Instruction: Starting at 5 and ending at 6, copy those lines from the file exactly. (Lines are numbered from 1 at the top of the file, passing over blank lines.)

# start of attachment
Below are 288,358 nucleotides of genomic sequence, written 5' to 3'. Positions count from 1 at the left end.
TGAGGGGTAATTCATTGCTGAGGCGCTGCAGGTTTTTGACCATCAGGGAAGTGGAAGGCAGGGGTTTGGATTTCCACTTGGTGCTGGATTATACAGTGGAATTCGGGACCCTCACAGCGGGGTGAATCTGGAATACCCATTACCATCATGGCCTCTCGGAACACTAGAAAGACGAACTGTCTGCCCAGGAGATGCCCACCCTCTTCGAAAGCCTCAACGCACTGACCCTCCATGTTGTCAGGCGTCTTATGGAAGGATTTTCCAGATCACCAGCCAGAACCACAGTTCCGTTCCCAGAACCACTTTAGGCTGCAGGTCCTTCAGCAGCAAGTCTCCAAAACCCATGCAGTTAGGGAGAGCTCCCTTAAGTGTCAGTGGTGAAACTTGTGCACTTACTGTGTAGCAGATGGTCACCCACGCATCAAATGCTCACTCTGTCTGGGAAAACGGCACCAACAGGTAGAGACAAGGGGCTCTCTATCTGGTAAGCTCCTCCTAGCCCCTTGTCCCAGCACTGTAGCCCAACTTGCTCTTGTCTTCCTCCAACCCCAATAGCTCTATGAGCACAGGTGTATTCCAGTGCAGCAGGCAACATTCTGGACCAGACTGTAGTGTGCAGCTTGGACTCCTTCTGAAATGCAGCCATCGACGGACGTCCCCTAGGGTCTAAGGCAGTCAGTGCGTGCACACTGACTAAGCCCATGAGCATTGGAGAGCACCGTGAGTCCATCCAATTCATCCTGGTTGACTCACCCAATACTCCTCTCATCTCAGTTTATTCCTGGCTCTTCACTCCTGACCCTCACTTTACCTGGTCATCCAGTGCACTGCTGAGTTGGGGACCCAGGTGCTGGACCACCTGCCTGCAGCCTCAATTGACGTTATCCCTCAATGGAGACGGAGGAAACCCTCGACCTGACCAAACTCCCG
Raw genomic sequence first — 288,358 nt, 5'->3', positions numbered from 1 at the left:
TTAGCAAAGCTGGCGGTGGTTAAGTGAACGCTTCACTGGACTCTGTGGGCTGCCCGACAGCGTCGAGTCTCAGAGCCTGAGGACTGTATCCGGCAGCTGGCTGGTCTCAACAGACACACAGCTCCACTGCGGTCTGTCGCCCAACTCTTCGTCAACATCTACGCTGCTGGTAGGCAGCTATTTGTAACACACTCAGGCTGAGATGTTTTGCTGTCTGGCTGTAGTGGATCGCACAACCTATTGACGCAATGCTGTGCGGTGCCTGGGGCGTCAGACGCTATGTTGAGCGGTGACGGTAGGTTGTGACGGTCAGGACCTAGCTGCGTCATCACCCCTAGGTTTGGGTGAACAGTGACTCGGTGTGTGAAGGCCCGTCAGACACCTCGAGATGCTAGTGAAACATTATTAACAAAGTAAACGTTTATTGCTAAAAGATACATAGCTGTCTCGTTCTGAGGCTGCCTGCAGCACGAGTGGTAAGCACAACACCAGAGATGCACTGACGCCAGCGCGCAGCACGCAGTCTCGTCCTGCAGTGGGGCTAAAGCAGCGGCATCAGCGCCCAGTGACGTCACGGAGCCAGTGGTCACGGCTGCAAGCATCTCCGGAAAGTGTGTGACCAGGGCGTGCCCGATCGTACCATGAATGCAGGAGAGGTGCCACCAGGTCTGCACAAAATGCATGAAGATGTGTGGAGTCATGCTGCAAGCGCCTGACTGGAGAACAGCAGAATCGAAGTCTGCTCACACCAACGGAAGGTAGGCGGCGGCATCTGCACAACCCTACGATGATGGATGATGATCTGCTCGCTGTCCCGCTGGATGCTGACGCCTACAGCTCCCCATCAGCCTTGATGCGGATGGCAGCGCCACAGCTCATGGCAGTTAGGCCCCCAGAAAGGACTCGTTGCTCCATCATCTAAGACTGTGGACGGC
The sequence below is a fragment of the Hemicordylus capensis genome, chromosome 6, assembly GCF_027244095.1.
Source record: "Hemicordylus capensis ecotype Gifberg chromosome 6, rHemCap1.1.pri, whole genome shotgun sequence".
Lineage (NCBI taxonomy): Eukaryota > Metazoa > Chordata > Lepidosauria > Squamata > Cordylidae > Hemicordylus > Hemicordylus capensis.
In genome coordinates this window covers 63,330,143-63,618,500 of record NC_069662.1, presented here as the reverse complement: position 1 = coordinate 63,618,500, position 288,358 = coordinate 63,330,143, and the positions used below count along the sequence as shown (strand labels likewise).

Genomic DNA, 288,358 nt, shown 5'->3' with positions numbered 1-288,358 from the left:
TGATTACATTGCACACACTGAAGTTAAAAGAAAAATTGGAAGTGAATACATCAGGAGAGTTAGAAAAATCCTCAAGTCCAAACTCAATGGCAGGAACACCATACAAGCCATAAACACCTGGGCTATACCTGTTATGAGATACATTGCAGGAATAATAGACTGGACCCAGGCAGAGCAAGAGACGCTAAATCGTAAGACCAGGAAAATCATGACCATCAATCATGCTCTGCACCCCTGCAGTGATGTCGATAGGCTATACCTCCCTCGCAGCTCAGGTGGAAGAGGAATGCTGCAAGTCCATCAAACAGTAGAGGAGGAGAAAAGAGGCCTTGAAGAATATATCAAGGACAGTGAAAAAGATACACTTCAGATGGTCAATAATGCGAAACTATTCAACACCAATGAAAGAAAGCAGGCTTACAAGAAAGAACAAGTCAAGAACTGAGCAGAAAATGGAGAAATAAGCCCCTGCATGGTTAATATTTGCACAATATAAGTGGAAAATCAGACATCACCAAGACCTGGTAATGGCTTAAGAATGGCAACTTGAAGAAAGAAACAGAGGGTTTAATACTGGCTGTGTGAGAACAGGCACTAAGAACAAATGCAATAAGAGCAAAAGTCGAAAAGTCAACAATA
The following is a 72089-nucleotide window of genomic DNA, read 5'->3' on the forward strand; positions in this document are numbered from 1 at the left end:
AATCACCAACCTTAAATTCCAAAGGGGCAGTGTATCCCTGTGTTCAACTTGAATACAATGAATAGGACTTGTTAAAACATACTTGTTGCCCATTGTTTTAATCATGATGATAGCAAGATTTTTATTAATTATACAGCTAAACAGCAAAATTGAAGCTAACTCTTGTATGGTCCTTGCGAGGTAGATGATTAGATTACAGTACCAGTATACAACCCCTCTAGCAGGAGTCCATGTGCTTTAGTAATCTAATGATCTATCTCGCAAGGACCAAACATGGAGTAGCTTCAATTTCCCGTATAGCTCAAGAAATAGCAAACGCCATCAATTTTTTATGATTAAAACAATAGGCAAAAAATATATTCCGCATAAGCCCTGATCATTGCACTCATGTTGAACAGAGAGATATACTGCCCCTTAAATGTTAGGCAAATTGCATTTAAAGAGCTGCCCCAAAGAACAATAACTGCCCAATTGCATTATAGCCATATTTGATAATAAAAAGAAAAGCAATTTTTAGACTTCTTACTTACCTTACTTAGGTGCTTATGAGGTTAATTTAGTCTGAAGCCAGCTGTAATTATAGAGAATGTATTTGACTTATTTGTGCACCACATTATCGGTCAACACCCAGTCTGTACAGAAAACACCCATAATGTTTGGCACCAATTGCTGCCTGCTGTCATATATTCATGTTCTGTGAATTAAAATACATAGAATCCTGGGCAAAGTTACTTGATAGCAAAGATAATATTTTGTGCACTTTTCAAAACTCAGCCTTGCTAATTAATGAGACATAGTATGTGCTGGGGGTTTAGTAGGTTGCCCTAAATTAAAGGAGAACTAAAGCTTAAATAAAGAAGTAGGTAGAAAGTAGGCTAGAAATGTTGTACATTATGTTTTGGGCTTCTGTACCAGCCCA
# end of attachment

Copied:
The sequence below is a fragment of the Hemicordylus capensis genome, chromosome 6, assembly GCF_027244095.1.
Source record: "Hemicordylus capensis ecotype Gifberg chromosome 6, rHemCap1.1.pri, whole genome shotgun sequence".